On October 20, 2014, Professors César F. Rosado Marzán (IIT Chicago-Kent) and Sergio Gamonal C. (Adolfo Ibáñez) launched their new book, El Principio de Protección del Trabajador en el Derecho Norteamericano (“The Protective Principle in U.S. Work Law”), at the Universidad Adolfo Ibáñez in Santiago, Chile. The launch ceremony featured a discussion of the book with Omar Astudillo Contreras, Minister of the Court of Appeals of Santiago, and Jose Luis Ugarte Cataldo, a professor at the Universidad Diego Portales and one of the most prolific labor law scholars in Chile.
El Principio de Protección del Trabajador en el Derecho Norteamericano, published by Thomas Reuters-Chile, is a modified translation of the authors’ English article “Protecting Workers as a Matter of Principle: A South American View of U.S. Work Law” (forthcoming in the Washington University Global Studies Law Review). The book and article are attempts to use South American models to jump-start a discussion in the U.S. about the country’s need to develop more substantive principles for labor and employment law (i.e. “work law”).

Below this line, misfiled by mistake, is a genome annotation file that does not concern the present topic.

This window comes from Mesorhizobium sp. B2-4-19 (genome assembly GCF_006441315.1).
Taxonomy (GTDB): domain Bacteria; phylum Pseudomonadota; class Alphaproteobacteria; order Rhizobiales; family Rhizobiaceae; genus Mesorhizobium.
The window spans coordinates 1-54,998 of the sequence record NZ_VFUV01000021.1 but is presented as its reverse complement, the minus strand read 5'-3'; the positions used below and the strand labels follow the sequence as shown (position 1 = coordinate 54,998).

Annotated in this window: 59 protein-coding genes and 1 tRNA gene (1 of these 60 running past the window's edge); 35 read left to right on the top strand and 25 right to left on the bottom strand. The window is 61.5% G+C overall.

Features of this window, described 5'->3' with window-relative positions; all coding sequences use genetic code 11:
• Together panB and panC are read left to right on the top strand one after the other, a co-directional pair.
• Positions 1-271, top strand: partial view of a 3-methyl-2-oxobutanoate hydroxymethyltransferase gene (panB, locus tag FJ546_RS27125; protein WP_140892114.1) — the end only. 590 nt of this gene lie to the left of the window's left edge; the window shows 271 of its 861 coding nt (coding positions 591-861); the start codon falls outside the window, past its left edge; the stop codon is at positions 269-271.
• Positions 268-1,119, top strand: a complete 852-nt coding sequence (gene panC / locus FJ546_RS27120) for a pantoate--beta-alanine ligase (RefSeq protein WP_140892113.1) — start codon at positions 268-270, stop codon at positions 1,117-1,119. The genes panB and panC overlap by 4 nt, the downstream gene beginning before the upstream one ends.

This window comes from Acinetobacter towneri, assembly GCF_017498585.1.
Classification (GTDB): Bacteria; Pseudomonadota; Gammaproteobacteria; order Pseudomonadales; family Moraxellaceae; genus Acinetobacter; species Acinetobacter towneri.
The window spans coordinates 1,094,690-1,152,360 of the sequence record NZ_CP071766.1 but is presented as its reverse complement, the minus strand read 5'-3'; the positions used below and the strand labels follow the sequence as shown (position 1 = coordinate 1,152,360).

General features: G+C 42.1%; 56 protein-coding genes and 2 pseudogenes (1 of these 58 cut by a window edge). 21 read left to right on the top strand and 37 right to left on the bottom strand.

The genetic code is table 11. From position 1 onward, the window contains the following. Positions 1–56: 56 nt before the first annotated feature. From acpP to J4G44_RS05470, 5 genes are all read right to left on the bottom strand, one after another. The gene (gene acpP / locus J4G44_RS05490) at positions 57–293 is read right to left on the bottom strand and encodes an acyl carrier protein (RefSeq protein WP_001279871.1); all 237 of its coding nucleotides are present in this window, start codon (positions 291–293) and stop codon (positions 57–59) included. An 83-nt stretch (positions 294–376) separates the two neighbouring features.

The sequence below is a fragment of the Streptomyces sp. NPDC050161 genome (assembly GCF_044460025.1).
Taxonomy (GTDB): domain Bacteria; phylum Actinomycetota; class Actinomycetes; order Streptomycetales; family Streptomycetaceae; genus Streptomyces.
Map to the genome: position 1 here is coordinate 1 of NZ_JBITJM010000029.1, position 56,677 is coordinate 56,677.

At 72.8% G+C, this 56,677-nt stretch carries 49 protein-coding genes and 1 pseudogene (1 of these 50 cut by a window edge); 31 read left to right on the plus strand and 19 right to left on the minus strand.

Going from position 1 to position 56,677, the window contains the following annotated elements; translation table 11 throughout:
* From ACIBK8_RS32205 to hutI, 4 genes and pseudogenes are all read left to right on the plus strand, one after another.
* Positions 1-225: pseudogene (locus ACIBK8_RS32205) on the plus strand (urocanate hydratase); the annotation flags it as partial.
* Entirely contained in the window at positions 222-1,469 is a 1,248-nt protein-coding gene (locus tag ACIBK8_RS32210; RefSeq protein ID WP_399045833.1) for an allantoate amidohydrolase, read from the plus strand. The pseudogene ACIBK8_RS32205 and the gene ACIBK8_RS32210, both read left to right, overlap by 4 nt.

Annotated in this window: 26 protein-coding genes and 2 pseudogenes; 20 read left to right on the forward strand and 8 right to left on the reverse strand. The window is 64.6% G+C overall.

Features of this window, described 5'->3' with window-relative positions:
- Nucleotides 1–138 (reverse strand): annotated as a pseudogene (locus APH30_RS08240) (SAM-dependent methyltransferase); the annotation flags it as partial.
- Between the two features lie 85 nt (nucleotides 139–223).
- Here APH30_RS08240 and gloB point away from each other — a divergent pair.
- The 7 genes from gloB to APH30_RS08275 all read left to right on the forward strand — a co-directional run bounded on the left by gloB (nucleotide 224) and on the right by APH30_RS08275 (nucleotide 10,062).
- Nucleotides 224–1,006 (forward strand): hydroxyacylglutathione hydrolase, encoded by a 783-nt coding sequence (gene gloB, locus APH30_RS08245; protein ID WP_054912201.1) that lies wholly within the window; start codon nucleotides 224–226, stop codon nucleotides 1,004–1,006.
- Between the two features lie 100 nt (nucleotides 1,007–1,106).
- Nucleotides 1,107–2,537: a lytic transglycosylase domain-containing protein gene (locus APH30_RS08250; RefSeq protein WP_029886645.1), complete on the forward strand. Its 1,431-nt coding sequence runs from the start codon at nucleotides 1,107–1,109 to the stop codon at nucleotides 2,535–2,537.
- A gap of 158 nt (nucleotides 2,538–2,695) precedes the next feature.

Scholars have noted that judicial conservatism has eroded work in law in the United States. The Roberts Court has kept in line with such conservatism, deciding a number of key work law cases in favor of employers. But the rebirth of work law in South America after years of authoritarian rule and dictatorship may provide valuable lessons for the U.S. and other jurisdictions. In particular, the authors point to the principle of protection, perhaps the central pillar of South American work law, as a doctrine that may help develop U.S. work law.
To read the English article version, click here.
Note: The book is not yet available online for purchase, but once it is, it will be available here.